Some activists argue that the UAE’s role as host and Al Jaber’s dual role as oil executive and president of COP28 compromise the credibility of the conference. In the spring, more than 100 members of the US Congress and the European Parliament called for Al Jaber to be removed from the COP presidency, a position that rotates between countries each year.

“They went too far by appointing the CEO of one of the largest (and in many ways one of the dirtiest) oil companies on the planet as president of this year’s United Nations Climate Conference,” said the former Vice President Al Gore. said in an interview.

An internal document obtained by the Climate Reporting Center and BBC and made public this week showed that UAE climate negotiators were given guidance to discuss the country’s oil projects with representatives of other nations during COP28 meetings.

In a press conference on Wednesday, Al Jaber dismissed the allegations as “false, untrue, incorrect and not accurate.” I promise you that I have never seen these talking points you are referring to or ever used them in my discussions.”

Adding to the grievances are the unfulfilled promises made last year at COP27, in Sharm el-Sheikh, Egypt. Rich countries agreed to create a fund to compensate poor countries for the destruction caused by climate disasters. But progress has been painfully slow. There has also been little progress in efforts to reform the lending practices of the World Bank and the International Monetary Fund, which critics say can trap poor countries in a cycle of debt and disaster.

This has made many developing countries distrustful of the COP talks.

“They are bearing the consequences of climate change, which they did not create,” said Mariana Mazzucato, an economist at University College London who works to reform climate finance.

In Dubai, leaders are expected to discuss their progress, or lack thereof, in limiting global warming to 1.5 degrees Celsius (2.7 degrees Fahrenheit) above pre-industrial levels. That’s the threshold beyond which scientists say humans will have trouble adapting to intensifying wildfires, heat waves, droughts and storms. At the 2015 Paris summit, countries agreed to reduce emissions from burning coal, oil and gas to keep global warming “well below 2 degrees Celsius” and ideally no more than 1.5 degrees Celsius.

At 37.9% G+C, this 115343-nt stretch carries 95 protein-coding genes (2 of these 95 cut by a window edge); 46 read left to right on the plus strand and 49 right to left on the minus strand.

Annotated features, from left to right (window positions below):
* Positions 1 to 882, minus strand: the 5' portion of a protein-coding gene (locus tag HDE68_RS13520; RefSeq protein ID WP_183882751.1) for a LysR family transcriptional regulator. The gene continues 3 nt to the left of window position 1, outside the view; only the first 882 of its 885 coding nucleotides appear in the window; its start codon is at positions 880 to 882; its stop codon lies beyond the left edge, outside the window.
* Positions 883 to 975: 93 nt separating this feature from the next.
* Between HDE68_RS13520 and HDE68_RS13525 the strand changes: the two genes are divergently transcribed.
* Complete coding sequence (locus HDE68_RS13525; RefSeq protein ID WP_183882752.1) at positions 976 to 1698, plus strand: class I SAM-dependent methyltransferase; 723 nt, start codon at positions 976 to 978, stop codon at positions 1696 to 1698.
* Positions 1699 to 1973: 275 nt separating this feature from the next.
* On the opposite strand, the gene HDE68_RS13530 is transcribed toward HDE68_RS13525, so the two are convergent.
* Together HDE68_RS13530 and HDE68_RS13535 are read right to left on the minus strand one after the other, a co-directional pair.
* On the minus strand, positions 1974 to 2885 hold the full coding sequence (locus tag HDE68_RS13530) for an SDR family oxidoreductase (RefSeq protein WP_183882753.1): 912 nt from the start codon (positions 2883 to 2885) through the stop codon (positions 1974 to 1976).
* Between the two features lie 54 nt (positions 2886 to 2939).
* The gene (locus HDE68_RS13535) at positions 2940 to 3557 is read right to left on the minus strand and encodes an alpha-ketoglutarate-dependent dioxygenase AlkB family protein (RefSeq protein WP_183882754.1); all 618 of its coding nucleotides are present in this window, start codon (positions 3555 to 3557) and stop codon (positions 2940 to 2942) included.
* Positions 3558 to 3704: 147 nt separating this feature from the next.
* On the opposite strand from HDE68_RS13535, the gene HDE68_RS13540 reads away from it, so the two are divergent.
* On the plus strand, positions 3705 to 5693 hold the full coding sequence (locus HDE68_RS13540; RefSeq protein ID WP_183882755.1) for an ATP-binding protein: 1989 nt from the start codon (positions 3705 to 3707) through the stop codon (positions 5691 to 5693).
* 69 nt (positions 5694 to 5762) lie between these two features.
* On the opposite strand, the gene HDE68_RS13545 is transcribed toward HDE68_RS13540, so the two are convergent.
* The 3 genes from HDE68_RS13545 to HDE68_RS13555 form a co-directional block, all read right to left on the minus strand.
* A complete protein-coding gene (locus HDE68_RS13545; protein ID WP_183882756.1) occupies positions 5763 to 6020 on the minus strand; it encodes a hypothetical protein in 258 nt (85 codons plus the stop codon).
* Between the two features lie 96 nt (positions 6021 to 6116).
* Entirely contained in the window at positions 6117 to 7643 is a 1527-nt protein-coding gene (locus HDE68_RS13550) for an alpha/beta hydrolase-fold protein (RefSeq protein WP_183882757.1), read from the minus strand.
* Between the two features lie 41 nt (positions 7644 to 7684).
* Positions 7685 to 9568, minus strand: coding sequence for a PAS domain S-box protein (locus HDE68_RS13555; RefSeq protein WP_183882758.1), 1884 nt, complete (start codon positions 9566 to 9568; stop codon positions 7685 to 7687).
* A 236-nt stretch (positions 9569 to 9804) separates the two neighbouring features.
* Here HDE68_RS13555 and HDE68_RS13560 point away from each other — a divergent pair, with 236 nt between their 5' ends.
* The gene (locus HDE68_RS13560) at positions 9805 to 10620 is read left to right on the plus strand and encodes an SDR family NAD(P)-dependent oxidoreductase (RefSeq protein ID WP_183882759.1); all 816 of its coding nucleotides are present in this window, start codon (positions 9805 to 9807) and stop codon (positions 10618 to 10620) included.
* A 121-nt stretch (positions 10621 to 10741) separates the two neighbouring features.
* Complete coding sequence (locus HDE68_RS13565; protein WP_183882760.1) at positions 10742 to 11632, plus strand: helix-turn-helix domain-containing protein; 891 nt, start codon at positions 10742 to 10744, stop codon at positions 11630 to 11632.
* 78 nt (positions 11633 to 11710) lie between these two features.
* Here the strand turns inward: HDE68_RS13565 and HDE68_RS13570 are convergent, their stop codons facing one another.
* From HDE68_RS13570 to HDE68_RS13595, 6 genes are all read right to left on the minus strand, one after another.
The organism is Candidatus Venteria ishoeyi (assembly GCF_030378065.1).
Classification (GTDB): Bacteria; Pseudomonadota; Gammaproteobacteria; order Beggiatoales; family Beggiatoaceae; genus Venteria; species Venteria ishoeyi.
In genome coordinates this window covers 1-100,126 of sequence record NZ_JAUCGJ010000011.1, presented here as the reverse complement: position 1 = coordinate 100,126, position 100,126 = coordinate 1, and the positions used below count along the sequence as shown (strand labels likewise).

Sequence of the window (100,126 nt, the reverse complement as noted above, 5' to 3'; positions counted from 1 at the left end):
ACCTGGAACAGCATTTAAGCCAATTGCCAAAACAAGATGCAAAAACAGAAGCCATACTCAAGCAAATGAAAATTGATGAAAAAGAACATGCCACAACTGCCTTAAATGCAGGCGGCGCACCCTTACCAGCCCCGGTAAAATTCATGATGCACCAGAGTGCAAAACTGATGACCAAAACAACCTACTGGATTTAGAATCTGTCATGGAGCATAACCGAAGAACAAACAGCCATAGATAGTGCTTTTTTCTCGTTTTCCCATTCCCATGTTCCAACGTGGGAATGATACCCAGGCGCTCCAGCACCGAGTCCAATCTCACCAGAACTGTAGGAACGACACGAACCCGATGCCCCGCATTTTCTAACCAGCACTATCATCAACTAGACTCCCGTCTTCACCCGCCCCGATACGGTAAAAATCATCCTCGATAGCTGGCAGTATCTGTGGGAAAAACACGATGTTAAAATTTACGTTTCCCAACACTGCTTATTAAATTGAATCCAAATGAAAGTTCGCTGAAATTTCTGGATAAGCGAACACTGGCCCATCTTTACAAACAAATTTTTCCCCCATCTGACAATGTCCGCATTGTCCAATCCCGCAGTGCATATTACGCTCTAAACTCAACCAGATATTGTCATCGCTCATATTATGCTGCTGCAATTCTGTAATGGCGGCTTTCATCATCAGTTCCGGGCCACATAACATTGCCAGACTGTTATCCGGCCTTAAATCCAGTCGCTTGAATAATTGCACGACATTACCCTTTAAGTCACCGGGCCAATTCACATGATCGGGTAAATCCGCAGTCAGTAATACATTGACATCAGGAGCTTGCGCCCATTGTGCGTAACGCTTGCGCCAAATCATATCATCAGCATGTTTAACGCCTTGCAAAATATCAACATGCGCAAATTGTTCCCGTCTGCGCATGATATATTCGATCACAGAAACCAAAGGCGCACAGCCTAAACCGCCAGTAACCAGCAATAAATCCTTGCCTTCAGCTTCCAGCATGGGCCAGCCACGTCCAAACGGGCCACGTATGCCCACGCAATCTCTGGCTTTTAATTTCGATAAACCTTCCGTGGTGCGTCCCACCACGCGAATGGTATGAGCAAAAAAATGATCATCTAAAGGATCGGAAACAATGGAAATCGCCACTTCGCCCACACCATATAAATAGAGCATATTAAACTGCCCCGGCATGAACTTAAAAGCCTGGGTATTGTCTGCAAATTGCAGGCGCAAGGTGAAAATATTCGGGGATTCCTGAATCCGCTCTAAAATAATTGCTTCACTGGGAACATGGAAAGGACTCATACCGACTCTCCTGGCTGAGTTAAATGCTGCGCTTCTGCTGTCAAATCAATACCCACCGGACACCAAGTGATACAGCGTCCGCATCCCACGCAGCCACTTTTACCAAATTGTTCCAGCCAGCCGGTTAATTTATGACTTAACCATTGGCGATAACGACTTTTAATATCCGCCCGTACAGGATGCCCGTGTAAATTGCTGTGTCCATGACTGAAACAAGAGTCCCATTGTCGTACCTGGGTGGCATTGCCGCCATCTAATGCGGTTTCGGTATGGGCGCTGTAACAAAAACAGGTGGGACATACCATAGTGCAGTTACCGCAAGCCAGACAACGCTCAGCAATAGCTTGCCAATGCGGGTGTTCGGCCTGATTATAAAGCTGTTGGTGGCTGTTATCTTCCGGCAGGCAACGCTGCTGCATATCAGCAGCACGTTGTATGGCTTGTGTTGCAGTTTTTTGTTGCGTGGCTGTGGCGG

The planet has already warmed by an average of 1.2 degrees Celsius.

Negotiators hope to ratify details of the loss and damage fund for poor countries, set new targets to reduce emissions and agree to better limit methane, a greenhouse gas that is 80 times more potent in the short term than carbon dioxide. .

Recent events offer a glimmer of hope. Two weeks ago, the United States and China, the world’s two biggest polluters, agreed to accelerate efforts to increase renewable energy to displace fossil fuels, although they did not provide a timeline or other details. And rich countries may have finally kept their promise to provide $100 billion a year to help developing countries adapt to climate change, albeit four years late, the Organization for Cooperation and Development said this month. Economic Development.

Saleemul Huq was a Bangladeshi scientist who had attended every COP since the inaugural event in Berlin in 1995. Mr. Huq had helped push the idea that rich countries should help poor countries recover from the climate disasters of a moral concept to a political reality.

But Huq was still waiting for progress on that front when he died in October at age 71.

in a publishing house published posthumouslyHuq called on world leaders to redouble their efforts in Dubai.

“As the world prepares for COP28, it is up to world leaders, corporations and individuals to rise to the occasion and champion the cause of climate justice,” he wrote, along with co-author Farhana Sultana. “Wealthy nations must start allocating real funds to loss and damage, while stepping up their mitigation and adaptation efforts and reining in the influence of the fossil fuel industry on climate policies. The future of our planet depends on it.”